What we have right now is a very narrow and selective set of professions that gain access into the 1%, and everybody outside of those professions - I'm thinking here tech, medicine, law, finance - are really finding it hard. Their wages aren't growing with inflation. Living standards are deteriorating. And by the way, they're still being told that they should be easily able to attain the same standard of life that their parents had. And they're meeting the world and finding that that's incredibly tough. They're seeing that. They're feeling it. They're experiencing it, and they're internalizing it as a need and a pressure to be perfect.

MCCAMMON: What does your research tell you about the role of perfectionism and, you know, whether or not it actually helps us? Or is there a point at which it hinders us and actually is counterproductive?

CURRAN: So when you actually look at the data, this idea that perfectionism is important to success simply isn't borne out, and the reason for this is twofold. One is because perfectionists do work hard, but they work unsustainably hard. The second reason perfectionists struggle to succeed is more interesting, and that's because they're world-class self-sabotagers. And I'll give you an example from a study that we conducted a few years ago. We brought people into our lab, and we told them to complete a certain distance in a certain amount of time on a bike. And on the first attempt, all of these young people worked extremely hard to try and meet this goal. And then at the end, we told them that you failed. No matter how well you did, you didn't meet that goal. And then we asked them to do it again.

And something really interesting happened. People who weren't particularly perfectionistic didn't really change their effort on the second attempt. If anything, put in a little bit more effort. But the highly perfectionistic people did the opposite. Their effort fell off a cliff because what they were doing is they were trying to preserve their sense of self-esteem by withdrawing themselves from the activity, knowing that the anticipated guilt, shame and embarrassment of that initial failure was so fierce that they simply didn't want to experience it again. And in their minds, you can't fail at something you didn't try. And you see this in all sorts of self-sabotaging behaviors, not just complete withdrawal, but also things like procrastination and avoidance, where perfectionists are pulling themselves away from doing these really difficult tasks because they're managing, essentially, their anxiety of falling short.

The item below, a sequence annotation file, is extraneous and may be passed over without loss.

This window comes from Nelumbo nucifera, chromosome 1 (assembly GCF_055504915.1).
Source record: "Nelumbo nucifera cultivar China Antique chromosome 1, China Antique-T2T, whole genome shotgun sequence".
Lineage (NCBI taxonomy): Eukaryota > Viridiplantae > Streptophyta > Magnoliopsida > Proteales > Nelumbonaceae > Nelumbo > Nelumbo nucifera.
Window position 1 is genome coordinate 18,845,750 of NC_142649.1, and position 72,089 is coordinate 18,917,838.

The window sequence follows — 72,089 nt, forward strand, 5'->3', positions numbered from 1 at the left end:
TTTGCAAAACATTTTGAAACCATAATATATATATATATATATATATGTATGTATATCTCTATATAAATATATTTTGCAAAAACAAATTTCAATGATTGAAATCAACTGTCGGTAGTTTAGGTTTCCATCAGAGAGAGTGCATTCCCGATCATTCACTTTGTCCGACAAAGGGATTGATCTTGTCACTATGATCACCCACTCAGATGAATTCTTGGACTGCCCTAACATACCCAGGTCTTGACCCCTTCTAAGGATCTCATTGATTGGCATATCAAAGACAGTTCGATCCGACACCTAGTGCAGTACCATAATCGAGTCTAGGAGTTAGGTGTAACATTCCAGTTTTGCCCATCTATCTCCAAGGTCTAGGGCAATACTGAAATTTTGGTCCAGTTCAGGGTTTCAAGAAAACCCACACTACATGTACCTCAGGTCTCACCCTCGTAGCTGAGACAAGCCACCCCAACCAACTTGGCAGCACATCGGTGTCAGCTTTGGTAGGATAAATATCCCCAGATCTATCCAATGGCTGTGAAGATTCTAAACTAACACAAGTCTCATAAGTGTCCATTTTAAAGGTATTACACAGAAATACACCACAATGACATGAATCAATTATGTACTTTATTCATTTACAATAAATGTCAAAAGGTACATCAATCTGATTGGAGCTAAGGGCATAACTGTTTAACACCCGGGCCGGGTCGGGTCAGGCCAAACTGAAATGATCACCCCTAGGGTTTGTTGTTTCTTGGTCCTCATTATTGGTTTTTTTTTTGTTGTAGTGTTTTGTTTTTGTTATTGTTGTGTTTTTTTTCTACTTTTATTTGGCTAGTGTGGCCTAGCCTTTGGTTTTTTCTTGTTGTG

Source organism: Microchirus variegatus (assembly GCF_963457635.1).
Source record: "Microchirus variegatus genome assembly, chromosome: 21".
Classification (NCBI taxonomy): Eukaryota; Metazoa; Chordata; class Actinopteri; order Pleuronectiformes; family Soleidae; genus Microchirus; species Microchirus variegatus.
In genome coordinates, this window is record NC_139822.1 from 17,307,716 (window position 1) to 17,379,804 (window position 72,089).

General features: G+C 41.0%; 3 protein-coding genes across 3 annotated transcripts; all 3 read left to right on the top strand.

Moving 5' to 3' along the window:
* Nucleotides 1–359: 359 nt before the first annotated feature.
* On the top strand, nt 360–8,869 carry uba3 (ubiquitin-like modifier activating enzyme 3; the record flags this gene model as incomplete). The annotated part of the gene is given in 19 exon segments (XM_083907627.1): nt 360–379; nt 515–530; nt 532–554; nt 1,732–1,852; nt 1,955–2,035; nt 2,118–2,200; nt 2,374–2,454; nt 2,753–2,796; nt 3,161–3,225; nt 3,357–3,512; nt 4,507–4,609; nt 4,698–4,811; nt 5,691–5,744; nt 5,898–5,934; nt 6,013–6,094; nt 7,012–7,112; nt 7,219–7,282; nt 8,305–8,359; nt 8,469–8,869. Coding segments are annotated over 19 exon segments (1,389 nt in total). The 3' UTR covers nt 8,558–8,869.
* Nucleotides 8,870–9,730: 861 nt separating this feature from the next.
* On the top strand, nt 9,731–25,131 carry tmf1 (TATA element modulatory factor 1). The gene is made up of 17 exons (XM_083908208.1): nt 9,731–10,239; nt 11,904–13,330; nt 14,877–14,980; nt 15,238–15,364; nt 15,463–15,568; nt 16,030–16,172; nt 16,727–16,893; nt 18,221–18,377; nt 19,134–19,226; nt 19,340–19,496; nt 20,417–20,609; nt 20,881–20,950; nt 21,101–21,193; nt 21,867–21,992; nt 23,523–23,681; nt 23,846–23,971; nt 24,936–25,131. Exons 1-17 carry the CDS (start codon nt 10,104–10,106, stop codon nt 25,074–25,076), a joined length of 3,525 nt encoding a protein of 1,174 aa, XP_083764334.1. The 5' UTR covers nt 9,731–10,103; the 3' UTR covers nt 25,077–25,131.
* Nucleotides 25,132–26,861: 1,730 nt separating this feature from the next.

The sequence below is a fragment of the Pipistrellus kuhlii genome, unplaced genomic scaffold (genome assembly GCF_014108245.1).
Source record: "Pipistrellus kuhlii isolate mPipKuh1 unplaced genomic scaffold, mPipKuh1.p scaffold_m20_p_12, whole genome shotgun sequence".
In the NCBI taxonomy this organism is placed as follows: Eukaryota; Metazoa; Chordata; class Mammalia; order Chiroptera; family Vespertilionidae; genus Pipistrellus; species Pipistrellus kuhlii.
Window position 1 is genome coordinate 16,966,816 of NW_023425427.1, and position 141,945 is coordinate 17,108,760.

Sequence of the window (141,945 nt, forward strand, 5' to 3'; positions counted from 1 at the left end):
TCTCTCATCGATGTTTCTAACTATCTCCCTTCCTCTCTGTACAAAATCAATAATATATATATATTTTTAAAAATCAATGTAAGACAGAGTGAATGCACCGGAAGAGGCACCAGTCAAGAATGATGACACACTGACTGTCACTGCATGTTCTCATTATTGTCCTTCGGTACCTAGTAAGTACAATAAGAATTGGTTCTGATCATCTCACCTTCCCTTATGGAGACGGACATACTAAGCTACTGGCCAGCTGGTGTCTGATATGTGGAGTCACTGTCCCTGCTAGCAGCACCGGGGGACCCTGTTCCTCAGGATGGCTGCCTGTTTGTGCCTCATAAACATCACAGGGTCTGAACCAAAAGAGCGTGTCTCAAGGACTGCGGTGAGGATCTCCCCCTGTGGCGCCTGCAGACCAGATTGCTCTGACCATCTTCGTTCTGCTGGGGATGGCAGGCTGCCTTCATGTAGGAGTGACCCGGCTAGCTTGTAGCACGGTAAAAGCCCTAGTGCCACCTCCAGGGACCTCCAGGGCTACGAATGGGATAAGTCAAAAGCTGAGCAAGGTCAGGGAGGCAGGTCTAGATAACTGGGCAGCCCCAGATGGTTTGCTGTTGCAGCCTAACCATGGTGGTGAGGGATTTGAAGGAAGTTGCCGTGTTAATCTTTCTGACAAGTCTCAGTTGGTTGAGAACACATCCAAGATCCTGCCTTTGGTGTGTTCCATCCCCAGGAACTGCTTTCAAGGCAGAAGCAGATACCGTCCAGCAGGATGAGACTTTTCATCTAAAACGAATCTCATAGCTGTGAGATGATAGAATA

MCCAMMON: What are the things we can do in our own lives?

CURRAN: There's a number of different things, but one of the things I focused on in the book is self-acceptance. And I think this is really important for us to recognize that we are imperfect human beings. We're exhaustible creatures, and we're often going to encounter setbacks. We're going to find that there's times in our lives where we're vulnerable. Things are going to happen to us that are completely out of our control, and that's OK. It's about understanding and recognizing that the world is unpredictable and that existing as an imperfect human being inside that world - it's OK to fail. It's OK to show vulnerability. It's OK to push ourselves out into the world, knowing that it might not always go to plan and that we might not reach our goals in the time frame we expected, but that's OK.

MCCAMMON: Thomas Curran is the author of "The Perfection Trap: Embracing The Power Of Good Enough." Thank you so much for your time.

CURRAN: Thank you.